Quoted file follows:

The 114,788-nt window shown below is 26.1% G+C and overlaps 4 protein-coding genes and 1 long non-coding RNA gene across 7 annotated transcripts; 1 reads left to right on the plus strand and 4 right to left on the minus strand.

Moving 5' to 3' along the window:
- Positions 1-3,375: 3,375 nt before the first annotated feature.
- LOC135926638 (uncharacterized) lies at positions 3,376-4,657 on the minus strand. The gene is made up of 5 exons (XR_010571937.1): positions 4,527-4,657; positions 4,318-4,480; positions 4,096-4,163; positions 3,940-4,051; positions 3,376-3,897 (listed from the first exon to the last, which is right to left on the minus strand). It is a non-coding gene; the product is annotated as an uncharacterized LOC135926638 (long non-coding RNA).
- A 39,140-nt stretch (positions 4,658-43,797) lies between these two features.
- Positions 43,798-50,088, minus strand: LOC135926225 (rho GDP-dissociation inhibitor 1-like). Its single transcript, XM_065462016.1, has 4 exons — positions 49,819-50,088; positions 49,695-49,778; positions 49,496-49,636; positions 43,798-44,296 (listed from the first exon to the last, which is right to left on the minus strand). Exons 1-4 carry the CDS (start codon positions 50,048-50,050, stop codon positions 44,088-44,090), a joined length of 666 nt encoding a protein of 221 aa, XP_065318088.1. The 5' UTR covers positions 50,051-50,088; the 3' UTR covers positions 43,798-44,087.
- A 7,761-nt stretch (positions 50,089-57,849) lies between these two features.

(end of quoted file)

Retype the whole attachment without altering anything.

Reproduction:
The 114,788-nt window shown below is 26.1% G+C and overlaps 4 protein-coding genes and 1 long non-coding RNA gene across 7 annotated transcripts; 1 reads left to right on the plus strand and 4 right to left on the minus strand.

Moving 5' to 3' along the window:
- Positions 1-3,375: 3,375 nt before the first annotated feature.
- LOC135926638 (uncharacterized) lies at positions 3,376-4,657 on the minus strand. The gene is made up of 5 exons (XR_010571937.1): positions 4,527-4,657; positions 4,318-4,480; positions 4,096-4,163; positions 3,940-4,051; positions 3,376-3,897 (listed from the first exon to the last, which is right to left on the minus strand). It is a non-coding gene; the product is annotated as an uncharacterized LOC135926638 (long non-coding RNA).
- A 39,140-nt stretch (positions 4,658-43,797) lies between these two features.
- Positions 43,798-50,088, minus strand: LOC135926225 (rho GDP-dissociation inhibitor 1-like). Its single transcript, XM_065462016.1, has 4 exons — positions 49,819-50,088; positions 49,695-49,778; positions 49,496-49,636; positions 43,798-44,296 (listed from the first exon to the last, which is right to left on the minus strand). Exons 1-4 carry the CDS (start codon positions 50,048-50,050, stop codon positions 44,088-44,090), a joined length of 666 nt encoding a protein of 221 aa, XP_065318088.1. The 5' UTR covers positions 50,051-50,088; the 3' UTR covers positions 43,798-44,087.
- A 7,761-nt stretch (positions 50,089-57,849) lies between these two features.